# Count the number of words and lines that have multiple vowels

I am working on this coding problem:

Count the number of words & lines that have more than X vowels for every Y words in every Z line.

Basically the input string has multiple lines and I need to count words that have X or more vowels in them. But the constraint is I need to consider only every Zth line as well as only every Yth word in those lines.

For example let's say I need to count every 3rd word that has 2 or more vowels in every 3rd line. So here X=2, Y=3, Z=3.

Input string:

"1.When I first brought my cat home.
2.It cost a lot to adopt her.
3.I paid forty dollars for it.
5.Also bought food, and dishes for her to eat out of.
6.There's a **leash** law for cats in Fort **Collins**.
7.If they're not in your yard they have to be on a leash.
8.Anyway, my cat is my best friend.
10.She sleeps under the covers with me when it's cold."


Output should be:

Word Count: 2, Line Count: 1


So based on criteria of Z=3, i.e. "count every 3rd line", the lines to be considered are lines 3, 6, 9.

In these lines we need to count Y=3, i.e. every 3rd word. So the words to be considered are forty, it from line 3, leash, cats, Collins from line 6, and I from line 9.

Given these criteria, the matching words with 2 or more vowels are found only in line 6 with words leash and Collins, so the output is WordCount = 2 and LineCount = 1.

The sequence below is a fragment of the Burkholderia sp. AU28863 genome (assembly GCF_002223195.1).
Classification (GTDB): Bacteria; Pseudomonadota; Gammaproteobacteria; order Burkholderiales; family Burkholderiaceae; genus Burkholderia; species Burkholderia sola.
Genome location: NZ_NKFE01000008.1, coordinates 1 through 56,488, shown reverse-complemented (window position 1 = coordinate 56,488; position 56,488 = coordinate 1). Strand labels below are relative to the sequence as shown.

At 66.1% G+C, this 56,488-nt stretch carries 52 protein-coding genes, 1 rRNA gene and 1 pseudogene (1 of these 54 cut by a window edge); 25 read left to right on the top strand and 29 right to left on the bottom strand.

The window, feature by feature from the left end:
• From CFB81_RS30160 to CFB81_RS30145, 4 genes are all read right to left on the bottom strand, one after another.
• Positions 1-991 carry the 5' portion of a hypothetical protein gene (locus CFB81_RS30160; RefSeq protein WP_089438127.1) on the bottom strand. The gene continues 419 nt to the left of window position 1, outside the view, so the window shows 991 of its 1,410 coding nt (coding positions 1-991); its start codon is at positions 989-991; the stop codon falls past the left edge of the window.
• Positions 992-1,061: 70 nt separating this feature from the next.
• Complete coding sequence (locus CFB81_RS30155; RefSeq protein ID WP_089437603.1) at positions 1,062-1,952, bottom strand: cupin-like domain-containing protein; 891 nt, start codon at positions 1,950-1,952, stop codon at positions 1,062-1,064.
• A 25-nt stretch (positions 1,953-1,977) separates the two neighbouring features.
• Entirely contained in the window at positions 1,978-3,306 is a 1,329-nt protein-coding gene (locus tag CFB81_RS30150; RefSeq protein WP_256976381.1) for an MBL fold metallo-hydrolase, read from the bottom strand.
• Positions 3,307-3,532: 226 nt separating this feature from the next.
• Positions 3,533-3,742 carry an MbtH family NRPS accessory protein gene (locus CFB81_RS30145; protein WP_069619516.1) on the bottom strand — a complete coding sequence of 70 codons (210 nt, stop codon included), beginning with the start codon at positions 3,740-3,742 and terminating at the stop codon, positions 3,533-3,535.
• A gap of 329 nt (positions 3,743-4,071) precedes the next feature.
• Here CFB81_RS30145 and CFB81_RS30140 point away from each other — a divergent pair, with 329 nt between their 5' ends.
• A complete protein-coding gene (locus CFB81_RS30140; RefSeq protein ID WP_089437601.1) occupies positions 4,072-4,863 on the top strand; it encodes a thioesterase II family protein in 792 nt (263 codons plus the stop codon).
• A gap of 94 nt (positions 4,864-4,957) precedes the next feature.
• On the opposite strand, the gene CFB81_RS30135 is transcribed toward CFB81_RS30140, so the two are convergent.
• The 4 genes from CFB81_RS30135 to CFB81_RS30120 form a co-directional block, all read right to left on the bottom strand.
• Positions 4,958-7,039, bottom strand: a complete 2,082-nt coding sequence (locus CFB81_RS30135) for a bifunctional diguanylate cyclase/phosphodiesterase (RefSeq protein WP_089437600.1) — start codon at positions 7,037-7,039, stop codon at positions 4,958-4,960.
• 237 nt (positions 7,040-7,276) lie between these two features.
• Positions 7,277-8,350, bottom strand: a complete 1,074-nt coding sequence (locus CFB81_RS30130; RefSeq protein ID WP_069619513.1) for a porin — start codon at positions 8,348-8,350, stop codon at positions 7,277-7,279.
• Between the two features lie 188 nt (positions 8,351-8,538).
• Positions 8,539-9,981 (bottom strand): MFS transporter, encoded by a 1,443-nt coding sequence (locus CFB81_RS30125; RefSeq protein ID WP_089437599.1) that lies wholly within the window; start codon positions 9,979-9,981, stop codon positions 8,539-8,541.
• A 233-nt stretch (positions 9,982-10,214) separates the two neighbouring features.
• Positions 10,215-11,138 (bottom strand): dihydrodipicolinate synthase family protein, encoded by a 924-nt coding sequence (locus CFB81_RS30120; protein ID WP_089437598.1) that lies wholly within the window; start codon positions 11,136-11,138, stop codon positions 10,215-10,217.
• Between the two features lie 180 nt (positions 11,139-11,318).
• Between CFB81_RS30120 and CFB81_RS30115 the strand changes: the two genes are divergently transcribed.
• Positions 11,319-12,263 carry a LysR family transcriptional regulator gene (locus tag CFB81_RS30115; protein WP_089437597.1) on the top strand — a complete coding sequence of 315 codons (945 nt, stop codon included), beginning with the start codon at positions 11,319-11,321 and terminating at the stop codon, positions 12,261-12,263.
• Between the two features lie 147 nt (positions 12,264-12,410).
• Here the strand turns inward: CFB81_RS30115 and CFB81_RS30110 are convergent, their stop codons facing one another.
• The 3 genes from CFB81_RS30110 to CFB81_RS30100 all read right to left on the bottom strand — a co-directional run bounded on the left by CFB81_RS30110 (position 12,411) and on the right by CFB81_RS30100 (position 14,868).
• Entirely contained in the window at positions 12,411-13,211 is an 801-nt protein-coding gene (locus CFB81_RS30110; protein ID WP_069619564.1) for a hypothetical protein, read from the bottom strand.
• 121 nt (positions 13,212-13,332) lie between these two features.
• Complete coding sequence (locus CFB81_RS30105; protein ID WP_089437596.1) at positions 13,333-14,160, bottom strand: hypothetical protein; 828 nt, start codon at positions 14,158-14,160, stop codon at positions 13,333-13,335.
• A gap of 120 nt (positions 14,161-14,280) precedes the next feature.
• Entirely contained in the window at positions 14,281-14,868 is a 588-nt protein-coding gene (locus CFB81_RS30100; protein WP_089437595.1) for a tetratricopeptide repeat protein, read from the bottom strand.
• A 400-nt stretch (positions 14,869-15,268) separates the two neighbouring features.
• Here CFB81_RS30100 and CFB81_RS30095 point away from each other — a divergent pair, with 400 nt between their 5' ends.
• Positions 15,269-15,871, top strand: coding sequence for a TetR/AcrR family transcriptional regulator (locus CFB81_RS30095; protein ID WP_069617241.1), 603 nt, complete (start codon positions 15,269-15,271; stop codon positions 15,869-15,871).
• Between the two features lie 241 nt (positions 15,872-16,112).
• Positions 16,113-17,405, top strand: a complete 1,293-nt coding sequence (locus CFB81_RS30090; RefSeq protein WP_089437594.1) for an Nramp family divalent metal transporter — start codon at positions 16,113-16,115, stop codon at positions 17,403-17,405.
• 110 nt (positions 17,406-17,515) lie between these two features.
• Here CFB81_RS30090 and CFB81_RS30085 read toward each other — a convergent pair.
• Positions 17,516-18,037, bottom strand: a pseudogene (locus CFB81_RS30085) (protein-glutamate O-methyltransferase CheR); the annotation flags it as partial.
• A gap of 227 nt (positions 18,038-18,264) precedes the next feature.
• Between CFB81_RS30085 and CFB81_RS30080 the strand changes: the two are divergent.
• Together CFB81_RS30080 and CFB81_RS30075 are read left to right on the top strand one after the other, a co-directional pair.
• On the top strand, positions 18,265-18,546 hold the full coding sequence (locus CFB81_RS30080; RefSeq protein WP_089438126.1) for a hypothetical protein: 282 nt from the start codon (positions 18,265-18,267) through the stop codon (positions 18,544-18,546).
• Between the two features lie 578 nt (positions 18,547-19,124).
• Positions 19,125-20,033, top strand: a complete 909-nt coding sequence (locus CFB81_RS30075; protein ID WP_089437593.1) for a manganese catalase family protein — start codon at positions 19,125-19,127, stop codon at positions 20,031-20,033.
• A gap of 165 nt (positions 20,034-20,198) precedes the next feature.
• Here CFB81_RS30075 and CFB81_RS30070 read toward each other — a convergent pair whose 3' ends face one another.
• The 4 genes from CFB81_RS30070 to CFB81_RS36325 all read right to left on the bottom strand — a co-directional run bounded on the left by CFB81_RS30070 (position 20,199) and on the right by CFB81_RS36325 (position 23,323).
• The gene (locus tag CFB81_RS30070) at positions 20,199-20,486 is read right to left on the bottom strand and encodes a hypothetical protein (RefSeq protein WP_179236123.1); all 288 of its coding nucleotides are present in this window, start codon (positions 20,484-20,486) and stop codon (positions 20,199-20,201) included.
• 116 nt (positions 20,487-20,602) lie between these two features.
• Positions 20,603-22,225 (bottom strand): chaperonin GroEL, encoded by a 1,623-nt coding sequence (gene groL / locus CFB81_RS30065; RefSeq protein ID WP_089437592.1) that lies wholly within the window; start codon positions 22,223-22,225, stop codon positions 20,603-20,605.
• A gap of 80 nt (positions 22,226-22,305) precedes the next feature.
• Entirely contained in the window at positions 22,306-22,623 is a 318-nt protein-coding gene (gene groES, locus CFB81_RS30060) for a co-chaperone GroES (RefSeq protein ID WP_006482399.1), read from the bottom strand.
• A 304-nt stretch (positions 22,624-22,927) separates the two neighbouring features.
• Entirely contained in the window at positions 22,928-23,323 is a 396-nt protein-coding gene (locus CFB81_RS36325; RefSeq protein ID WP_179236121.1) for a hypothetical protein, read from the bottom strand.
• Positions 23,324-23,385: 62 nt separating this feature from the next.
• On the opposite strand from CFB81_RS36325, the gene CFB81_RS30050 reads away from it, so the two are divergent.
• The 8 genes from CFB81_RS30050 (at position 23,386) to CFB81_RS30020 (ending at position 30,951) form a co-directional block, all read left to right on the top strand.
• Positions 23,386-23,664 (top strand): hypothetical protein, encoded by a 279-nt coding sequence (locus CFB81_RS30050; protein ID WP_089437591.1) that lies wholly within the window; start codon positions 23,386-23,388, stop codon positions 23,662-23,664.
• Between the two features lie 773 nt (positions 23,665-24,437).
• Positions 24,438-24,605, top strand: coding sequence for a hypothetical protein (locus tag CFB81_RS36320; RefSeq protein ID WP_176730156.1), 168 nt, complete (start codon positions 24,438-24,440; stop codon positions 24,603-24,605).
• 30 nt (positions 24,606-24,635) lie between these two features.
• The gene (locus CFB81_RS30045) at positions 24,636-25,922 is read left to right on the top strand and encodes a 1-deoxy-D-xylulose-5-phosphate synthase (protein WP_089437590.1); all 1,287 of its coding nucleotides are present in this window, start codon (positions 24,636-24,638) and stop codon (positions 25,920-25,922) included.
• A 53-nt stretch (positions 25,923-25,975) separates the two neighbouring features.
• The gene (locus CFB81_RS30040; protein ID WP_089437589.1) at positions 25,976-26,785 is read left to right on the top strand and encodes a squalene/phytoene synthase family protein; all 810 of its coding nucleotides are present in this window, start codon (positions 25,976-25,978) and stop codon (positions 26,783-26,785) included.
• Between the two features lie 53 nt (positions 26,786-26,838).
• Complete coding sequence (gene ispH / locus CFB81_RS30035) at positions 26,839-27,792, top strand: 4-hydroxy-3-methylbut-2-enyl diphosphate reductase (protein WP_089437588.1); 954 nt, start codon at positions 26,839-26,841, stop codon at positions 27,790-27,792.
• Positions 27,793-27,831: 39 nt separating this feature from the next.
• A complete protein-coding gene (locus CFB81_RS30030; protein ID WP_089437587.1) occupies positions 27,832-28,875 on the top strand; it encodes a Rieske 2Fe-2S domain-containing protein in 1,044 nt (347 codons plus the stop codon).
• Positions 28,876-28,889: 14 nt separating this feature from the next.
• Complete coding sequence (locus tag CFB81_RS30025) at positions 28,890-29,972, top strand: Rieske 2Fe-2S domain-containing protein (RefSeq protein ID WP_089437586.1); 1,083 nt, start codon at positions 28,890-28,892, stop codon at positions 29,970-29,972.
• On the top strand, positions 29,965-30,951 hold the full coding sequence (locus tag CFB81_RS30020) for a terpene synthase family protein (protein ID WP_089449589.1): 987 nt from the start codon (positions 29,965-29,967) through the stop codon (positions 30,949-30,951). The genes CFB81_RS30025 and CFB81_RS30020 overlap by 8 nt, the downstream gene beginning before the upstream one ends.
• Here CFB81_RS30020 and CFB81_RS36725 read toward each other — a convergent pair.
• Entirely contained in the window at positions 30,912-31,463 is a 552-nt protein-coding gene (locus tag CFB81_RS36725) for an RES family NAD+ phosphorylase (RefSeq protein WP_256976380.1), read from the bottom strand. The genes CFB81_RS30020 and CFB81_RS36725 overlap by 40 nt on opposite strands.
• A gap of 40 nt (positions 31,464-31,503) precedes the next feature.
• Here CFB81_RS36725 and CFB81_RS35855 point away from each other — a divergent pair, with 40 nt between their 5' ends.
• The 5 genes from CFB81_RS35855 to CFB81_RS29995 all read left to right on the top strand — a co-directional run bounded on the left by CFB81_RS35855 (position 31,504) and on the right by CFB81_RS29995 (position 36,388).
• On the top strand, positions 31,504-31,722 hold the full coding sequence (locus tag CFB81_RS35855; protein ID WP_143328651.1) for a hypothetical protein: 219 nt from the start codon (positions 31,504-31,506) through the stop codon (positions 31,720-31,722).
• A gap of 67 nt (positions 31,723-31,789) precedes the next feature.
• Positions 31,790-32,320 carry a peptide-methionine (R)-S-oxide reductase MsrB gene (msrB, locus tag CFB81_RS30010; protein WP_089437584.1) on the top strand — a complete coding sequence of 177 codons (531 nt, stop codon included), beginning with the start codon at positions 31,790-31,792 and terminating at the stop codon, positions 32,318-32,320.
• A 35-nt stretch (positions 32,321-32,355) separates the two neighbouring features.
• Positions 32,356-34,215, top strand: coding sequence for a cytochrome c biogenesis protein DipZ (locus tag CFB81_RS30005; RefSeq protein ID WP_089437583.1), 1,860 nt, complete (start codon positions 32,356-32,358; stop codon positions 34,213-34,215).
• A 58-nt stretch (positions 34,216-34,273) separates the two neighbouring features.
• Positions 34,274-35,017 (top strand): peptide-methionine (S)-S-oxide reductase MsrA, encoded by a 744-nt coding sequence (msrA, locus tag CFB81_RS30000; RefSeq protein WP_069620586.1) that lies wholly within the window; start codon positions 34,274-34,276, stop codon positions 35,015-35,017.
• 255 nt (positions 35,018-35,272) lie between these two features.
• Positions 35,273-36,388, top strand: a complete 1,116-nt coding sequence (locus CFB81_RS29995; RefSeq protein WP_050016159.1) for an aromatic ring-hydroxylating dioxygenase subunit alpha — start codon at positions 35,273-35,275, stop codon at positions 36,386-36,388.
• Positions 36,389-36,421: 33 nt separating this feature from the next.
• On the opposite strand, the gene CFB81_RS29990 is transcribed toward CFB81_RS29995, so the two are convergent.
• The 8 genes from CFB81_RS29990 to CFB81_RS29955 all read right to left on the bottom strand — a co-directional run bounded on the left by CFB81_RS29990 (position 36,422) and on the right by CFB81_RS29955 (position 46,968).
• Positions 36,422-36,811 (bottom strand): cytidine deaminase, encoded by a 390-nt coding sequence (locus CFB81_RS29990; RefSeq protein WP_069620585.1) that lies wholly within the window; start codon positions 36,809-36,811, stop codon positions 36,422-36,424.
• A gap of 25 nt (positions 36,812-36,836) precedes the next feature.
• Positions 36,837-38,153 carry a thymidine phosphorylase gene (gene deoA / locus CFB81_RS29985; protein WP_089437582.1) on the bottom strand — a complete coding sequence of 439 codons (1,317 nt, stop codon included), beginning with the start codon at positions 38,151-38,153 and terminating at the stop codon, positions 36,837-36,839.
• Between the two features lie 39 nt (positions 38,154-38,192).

class StringCount:

lines = list();
totalMatchedLines = 0;
totalMatchedWords = 0;
matchedChars = 0;

def __init__(self, inputString, vowelCount, skipWords, skipLines, wordDelimiter, lineDelimiter):
self.inputString = inputString;
self.vowelCount = vowelCount;
self.skipWords = skipWords;
self.skipLines = skipLines;
self.wordDelimiter = wordDelimiter;

def splitLines(self):
if self.inputString.strip() == "":
print ("Please enter a valid string!");
return False;
self.lines = self.inputString.splitlines();

def splitWords(self):
self.matchedWords = 0;
self.matchedLines = 0;
self.linesLength = len(self.lines);

if self.linesLength < self.skipLines:
print ("Input string should be greater than {0}" .format(self.skipLines));
return False;

lineCount = self.skipLines - 1;
wordCount = self.skipWords - 1;
lineInUse = "";
words = list();

while (lineCount < self.linesLength):
self.matchedWords = 0;
self.matchedLines = 0;
self.words = self.lines[lineCount].split();
self.wordsLength = len(self.words);
wordCount = self.skipWords - 1;

while (wordCount < self.wordsLength):
self.matchedChars = 0;
for i in self.words[wordCount].lower():
if(i=='a' or i=='e' or i=='i' or i=='o' or i=='u'):
self.matchedChars += 1;
if self.matchedChars >= self.vowelCount:
self.matchedWords += 1;
wordCount += self.skipWords;

if self.matchedWords > 0:
self.matchedLines += 1;

self.totalMatchedWords += self.matchedWords;
self.totalMatchedLines += self.matchedLines;
lineCount += self.skipLines;

print ("WordCount = %s" % (self.totalMatchedWords));
print ("LineCount = %s" % (self.totalMatchedLines));


Code to invoke the class:

mystring = "1.When I first brought my cat home.
2.It cost a lot to adopt her.
3.I paid forty dollars for it.
5.Also bought food, and dishes for her to eat out of.
6.There's a **leash** law for cats in Fort **Collins**.
7.If they're not in your yard they have to be on a leash.
8.Anyway, my cat is my best friend.
10.She sleeps under the covers with me when it's cold.";

myobjectx = StringCount(myString, 2, 3, 3, " ", "\n");
myobjectx.splitLines();
myobjectx.splitWords();


Since this is my first piece of Python code, I wanted to check how to optimize this code in both performance and line optimization. Is there any inbuilt functionality to shorten the multiple while loops and the for loop?